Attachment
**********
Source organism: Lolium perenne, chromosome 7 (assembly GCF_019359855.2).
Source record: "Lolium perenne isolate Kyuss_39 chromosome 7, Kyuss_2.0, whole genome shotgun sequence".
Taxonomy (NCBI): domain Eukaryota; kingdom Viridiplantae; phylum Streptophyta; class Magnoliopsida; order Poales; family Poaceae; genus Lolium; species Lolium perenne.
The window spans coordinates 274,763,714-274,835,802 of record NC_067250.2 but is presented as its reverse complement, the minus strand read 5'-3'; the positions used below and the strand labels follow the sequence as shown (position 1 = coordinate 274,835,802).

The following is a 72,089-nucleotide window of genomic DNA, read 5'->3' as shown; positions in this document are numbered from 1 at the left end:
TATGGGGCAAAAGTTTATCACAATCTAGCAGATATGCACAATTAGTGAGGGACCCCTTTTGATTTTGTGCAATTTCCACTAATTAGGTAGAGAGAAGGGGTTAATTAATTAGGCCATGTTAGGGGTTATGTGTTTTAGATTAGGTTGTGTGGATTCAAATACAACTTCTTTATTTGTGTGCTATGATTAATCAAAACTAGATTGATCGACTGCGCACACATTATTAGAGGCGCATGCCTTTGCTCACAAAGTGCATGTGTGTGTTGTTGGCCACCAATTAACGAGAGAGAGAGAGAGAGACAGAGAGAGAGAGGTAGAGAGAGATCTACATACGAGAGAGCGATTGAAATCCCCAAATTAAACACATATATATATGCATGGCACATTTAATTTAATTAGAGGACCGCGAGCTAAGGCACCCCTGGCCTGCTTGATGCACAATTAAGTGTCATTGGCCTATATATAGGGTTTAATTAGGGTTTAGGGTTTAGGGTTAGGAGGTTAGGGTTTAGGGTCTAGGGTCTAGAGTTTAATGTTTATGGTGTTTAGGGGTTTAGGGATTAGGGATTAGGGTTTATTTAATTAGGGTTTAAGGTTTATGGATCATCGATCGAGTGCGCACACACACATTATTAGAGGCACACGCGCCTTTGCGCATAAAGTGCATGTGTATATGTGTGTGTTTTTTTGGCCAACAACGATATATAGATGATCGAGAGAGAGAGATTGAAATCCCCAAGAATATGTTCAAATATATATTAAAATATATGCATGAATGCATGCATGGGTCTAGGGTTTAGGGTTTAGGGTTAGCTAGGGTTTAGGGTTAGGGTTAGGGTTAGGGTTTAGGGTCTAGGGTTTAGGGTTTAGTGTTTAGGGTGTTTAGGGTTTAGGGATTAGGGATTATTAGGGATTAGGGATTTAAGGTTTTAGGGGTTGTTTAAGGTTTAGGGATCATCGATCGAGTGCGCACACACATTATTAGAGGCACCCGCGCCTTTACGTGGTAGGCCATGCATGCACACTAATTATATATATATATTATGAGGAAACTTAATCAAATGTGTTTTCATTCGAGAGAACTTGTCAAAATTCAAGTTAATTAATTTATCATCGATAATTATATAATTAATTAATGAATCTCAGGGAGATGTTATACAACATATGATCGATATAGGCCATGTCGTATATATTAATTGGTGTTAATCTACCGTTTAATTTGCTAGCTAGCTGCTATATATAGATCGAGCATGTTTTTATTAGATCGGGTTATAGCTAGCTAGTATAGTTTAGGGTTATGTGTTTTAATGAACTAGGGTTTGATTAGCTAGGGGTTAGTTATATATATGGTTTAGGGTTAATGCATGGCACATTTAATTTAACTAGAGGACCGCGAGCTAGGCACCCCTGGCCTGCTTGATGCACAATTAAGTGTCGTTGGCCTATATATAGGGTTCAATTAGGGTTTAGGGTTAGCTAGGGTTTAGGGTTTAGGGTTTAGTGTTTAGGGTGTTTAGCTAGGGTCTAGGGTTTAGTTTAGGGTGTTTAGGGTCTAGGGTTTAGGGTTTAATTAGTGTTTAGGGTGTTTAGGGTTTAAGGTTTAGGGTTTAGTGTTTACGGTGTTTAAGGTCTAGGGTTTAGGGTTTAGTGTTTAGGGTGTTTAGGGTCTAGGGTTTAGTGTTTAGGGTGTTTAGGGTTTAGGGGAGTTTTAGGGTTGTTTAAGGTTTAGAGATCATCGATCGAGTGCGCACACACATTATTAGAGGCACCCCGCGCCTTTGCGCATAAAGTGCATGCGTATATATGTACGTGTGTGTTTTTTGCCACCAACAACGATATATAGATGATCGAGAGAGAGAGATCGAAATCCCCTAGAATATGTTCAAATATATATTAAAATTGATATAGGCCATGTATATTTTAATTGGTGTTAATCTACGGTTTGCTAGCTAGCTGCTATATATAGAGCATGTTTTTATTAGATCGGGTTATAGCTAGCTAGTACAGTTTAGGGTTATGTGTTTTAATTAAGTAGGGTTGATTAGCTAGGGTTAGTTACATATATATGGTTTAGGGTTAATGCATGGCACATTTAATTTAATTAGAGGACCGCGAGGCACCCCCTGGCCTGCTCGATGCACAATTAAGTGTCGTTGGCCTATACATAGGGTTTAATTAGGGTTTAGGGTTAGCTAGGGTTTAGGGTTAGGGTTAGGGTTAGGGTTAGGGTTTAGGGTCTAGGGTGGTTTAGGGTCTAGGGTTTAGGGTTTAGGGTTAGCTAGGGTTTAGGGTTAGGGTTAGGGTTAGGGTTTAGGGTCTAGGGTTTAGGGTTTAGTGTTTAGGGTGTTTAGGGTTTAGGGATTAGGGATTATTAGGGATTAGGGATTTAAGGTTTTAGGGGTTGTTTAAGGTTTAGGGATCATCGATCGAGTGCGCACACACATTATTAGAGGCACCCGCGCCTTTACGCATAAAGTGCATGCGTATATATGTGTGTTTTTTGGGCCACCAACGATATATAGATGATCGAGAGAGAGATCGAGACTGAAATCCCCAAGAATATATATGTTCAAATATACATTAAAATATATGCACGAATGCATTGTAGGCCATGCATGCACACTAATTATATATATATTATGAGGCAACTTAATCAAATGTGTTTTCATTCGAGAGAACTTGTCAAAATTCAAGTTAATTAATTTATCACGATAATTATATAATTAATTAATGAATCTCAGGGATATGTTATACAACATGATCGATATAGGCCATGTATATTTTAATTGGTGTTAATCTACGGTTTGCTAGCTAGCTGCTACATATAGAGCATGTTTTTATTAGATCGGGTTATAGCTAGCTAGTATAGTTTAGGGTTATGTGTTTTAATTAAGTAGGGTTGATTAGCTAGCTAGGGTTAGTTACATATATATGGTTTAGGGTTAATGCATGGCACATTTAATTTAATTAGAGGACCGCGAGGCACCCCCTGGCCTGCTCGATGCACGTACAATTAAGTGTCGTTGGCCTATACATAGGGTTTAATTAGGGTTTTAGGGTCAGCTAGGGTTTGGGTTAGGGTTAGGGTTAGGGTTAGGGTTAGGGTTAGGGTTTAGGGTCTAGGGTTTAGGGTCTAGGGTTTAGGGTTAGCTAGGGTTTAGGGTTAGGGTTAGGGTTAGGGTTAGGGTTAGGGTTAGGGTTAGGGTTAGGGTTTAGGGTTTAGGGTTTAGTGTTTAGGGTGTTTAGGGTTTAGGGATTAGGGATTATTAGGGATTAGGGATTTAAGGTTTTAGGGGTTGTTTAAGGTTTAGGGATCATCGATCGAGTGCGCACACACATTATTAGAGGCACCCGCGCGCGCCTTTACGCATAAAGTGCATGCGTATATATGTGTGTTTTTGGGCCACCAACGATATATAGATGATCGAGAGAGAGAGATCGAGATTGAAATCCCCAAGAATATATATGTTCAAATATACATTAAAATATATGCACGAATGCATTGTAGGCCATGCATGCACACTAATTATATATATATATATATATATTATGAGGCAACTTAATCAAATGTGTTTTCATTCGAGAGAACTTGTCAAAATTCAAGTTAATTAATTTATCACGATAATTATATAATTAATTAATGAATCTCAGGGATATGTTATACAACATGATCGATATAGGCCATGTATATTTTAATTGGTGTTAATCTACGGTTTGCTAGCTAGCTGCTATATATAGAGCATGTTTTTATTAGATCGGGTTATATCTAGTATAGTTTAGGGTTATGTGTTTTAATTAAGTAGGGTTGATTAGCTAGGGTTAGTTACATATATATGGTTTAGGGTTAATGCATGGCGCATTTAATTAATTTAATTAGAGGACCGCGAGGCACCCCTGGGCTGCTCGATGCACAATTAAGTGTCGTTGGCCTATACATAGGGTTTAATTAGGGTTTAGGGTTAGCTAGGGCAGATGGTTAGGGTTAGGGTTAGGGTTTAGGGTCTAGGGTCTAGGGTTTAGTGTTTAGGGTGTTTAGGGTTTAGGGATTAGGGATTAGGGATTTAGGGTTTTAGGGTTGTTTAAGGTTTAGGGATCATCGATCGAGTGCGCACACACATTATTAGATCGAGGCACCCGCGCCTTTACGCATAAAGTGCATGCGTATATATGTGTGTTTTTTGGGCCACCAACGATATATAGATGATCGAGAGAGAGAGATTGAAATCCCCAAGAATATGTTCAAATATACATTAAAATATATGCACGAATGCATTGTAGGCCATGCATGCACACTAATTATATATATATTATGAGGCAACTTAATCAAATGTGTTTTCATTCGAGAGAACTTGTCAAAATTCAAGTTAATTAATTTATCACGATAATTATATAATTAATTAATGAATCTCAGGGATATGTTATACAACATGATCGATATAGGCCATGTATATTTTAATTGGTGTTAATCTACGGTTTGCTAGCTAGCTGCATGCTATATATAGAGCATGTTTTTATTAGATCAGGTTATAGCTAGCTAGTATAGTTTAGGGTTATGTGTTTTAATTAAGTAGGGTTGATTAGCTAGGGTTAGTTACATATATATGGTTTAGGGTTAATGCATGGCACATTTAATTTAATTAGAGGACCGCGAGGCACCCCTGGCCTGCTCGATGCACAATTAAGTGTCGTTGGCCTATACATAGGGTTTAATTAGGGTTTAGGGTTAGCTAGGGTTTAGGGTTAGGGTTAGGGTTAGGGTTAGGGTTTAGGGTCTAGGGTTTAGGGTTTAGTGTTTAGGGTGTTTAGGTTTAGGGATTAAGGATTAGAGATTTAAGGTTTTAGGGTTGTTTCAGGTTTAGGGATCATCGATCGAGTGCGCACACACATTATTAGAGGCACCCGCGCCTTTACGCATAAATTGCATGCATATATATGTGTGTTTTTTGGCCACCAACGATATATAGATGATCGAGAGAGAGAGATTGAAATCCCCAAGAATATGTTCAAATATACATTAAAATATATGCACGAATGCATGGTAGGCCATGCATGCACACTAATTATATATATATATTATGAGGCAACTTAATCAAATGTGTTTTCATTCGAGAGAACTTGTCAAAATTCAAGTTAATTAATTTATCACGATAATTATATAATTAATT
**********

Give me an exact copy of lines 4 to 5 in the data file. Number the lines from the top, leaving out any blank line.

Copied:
The window spans coordinates 274,763,714-274,835,802 of record NC_067250.2 but is presented as its reverse complement, the minus strand read 5'-3'; the positions used below and the strand labels follow the sequence as shown (position 1 = coordinate 274,835,802).

The following is a 72,089-nucleotide window of genomic DNA, read 5'->3' as shown; positions in this document are numbered from 1 at the left end: